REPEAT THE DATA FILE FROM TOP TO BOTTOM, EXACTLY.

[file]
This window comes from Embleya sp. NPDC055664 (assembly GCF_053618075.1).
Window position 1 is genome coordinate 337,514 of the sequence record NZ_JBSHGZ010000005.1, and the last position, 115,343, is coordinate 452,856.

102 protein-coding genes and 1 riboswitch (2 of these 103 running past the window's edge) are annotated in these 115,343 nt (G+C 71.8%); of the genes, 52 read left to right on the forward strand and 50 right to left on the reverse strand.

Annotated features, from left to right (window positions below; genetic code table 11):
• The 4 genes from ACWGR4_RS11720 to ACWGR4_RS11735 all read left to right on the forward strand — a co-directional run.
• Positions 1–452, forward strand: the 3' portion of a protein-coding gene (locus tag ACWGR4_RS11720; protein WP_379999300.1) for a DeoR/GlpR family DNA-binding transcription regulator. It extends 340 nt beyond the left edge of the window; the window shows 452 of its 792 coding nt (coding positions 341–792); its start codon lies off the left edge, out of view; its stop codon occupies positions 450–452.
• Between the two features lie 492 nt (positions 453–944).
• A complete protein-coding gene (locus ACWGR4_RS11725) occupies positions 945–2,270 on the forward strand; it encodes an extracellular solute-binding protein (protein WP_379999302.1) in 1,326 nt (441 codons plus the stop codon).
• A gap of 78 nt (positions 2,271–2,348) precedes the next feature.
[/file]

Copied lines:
This window comes from Embleya sp. NPDC055664 (assembly GCF_053618075.1).
Window position 1 is genome coordinate 337,514 of the sequence record NZ_JBSHGZ010000005.1, and the last position, 115,343, is coordinate 452,856.

102 protein-coding genes and 1 riboswitch (2 of these 103 running past the window's edge) are annotated in these 115,343 nt (G+C 71.8%); of the genes, 52 read left to right on the forward strand and 50 right to left on the reverse strand.

Annotated features, from left to right (window positions below; genetic code table 11):
• The 4 genes from ACWGR4_RS11720 to ACWGR4_RS11735 all read left to right on the forward strand — a co-directional run.
• Positions 1–452, forward strand: the 3' portion of a protein-coding gene (locus tag ACWGR4_RS11720; protein WP_379999300.1) for a DeoR/GlpR family DNA-binding transcription regulator. It extends 340 nt beyond the left edge of the window; the window shows 452 of its 792 coding nt (coding positions 341–792); its start codon lies off the left edge, out of view; its stop codon occupies positions 450–452.
• Between the two features lie 492 nt (positions 453–944).
• A complete protein-coding gene (locus ACWGR4_RS11725) occupies positions 945–2,270 on the forward strand; it encodes an extracellular solute-binding protein (protein WP_379999302.1) in 1,326 nt (441 codons plus the stop codon).
• A gap of 78 nt (positions 2,271–2,348) precedes the next feature.